“Wheels” also, of course, featured the disability simulation as very special learning experience plot (warning for comments), in which all of the able characters learned how hard it is to be disabled by using some very nice wheelchairs for a few hours a day. For a week. Disability-as-tragedy, something to be overcome, etc. This was the thing that so many viewers and reviewers found “inspiring” and “empowering” even as some people with disabilities were quietly throwing their Cheerios against the wall while watching this episode.
Tina is one of the most problematic characters on the show. Initially introduced as “the Asian girl with a stutter,” she was pretty much kept in the background until we got to “Wheels” and the big reveal: Tina’s been faking her stutter. The reason? It made things “easier” for her. Which pretty much goes against the experience of actual stutterers. Her stutter, of course, was not very believable, although the actress claimed to have done “research” into stuttering because she “didn’t want to ever make it like I was making fun of the stutter.”
Artie, who thought that he had common ground with Tina, rejects her once he finds out that she’s been faking. Keven McHale expressed confusion in his interview about Artie’s motivations for this. I think this goes to illustrate the profound disconnect between the writers and cast of Glee and actual people with disabilities. Had they perhaps consulted someone they might have been able to depict disability much more honestly, even if the disabled characters weren’t played by disabled actors. Instead, the writers and cast went with their perceptions of disability and how disability works. This type of thing tends to lead to fail.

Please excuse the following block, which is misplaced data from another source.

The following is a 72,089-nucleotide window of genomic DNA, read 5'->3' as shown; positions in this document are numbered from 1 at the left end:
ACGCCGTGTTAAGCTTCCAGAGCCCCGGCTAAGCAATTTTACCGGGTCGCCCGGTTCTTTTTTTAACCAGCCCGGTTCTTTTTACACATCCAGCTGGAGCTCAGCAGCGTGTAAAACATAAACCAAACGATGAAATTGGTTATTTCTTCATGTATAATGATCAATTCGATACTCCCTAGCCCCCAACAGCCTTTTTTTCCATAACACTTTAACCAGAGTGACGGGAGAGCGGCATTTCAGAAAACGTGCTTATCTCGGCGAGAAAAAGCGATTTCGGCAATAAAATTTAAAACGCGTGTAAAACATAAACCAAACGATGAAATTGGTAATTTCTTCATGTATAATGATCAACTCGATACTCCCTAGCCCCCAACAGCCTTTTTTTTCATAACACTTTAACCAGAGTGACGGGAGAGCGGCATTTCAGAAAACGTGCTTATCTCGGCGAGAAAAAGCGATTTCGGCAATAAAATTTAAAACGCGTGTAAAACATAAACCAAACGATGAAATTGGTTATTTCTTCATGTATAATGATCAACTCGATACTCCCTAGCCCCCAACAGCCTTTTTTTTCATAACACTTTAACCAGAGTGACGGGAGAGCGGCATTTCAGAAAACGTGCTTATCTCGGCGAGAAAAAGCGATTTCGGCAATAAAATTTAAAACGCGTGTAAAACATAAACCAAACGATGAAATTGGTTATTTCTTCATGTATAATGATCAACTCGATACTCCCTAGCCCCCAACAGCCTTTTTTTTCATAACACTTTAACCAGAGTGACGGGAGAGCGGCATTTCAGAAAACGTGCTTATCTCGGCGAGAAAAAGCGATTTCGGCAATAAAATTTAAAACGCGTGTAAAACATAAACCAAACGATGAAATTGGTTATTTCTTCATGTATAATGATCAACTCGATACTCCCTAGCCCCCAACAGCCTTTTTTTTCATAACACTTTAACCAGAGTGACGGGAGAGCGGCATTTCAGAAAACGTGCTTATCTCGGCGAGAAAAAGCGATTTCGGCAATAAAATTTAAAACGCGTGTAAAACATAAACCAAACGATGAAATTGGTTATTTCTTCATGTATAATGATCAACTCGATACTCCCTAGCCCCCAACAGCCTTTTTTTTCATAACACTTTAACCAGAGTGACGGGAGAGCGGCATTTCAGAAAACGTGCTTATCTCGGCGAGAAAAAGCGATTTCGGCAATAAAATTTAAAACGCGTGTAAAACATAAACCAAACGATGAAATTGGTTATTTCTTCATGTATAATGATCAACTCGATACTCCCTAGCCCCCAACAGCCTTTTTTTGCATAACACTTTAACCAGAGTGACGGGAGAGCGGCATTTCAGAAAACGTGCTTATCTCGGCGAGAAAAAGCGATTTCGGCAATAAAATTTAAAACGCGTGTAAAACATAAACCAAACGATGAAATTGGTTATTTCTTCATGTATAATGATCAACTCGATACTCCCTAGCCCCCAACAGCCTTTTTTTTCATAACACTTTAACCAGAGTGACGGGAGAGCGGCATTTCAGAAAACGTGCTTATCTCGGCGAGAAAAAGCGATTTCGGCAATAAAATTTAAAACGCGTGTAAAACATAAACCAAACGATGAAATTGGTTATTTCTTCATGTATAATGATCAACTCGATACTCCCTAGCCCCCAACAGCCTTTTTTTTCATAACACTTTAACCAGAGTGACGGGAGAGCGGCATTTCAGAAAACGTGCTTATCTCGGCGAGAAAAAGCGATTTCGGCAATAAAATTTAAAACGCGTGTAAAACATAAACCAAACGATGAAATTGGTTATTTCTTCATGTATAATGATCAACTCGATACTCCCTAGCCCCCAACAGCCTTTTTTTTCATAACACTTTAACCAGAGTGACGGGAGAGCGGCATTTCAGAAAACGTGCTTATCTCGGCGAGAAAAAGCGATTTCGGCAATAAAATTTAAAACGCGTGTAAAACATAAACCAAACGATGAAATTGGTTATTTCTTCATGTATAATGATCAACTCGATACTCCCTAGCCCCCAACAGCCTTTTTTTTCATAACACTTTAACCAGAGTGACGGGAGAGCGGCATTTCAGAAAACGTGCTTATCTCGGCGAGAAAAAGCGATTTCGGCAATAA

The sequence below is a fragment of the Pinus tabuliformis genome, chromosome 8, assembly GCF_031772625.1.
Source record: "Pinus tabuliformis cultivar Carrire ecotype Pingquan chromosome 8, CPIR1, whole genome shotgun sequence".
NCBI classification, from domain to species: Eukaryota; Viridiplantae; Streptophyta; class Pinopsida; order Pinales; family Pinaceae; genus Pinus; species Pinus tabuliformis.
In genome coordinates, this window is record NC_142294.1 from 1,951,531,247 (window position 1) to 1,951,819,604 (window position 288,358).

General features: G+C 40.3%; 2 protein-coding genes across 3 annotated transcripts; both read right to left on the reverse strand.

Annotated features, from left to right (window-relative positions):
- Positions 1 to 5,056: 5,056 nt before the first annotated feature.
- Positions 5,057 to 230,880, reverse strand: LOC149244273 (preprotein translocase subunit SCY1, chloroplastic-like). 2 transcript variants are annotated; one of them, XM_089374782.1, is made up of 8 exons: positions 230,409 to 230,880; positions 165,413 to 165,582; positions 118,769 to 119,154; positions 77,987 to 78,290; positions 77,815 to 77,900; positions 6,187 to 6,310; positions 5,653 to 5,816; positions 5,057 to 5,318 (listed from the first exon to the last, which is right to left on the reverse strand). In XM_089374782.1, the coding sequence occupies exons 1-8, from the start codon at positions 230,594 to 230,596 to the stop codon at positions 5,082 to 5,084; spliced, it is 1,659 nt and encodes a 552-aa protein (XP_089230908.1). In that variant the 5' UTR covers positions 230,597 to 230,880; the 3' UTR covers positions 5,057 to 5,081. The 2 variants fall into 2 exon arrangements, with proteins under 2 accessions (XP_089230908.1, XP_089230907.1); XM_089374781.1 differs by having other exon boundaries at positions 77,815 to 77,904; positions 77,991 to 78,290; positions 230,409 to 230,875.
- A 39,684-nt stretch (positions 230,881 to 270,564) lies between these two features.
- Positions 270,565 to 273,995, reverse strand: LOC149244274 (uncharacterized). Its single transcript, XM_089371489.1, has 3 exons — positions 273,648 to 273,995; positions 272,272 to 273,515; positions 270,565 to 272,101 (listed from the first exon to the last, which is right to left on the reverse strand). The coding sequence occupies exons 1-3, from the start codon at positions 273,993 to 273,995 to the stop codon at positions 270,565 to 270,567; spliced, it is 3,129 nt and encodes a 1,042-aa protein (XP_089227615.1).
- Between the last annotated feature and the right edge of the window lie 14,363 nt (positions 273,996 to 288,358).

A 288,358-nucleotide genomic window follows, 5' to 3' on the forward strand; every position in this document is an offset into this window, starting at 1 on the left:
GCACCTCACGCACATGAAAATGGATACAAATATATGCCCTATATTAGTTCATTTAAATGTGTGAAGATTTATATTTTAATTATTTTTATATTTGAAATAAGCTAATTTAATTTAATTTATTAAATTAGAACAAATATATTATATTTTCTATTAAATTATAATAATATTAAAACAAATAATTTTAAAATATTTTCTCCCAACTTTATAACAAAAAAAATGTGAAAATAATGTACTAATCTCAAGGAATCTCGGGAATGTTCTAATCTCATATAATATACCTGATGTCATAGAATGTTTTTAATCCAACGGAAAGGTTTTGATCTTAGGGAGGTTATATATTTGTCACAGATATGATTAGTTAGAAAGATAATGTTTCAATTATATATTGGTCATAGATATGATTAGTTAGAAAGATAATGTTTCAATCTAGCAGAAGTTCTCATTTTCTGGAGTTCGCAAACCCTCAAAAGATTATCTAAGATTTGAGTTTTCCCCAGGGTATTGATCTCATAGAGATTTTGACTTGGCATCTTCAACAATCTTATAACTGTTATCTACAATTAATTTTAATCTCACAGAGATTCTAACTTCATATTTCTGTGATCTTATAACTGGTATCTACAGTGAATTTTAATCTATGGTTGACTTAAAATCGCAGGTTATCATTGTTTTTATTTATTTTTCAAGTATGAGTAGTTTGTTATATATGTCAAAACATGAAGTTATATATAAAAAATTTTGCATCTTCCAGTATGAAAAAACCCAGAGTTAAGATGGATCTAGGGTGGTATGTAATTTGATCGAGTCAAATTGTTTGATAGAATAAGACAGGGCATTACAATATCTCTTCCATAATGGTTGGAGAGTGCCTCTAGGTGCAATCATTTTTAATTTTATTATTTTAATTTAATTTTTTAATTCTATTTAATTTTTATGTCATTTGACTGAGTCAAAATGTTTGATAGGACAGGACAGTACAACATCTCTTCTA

Glee did use one person with disabilities to play a disabled character. Becky, a character with Down Syndrome, was played by Lauren Potter. She showed up in one episode, “Wheels.” She tries out for the Cheerios and gets a spot on the squad, something which Will suspects is a secret plot on Sue’s part, but of course this episode also features the revelation of Sue’s sister, so the implication seems to be that Sue gives Becky a chance because she wants to treat her like anyone else, and give her the experience of being a cheerleader. Which might actually be kind of neat.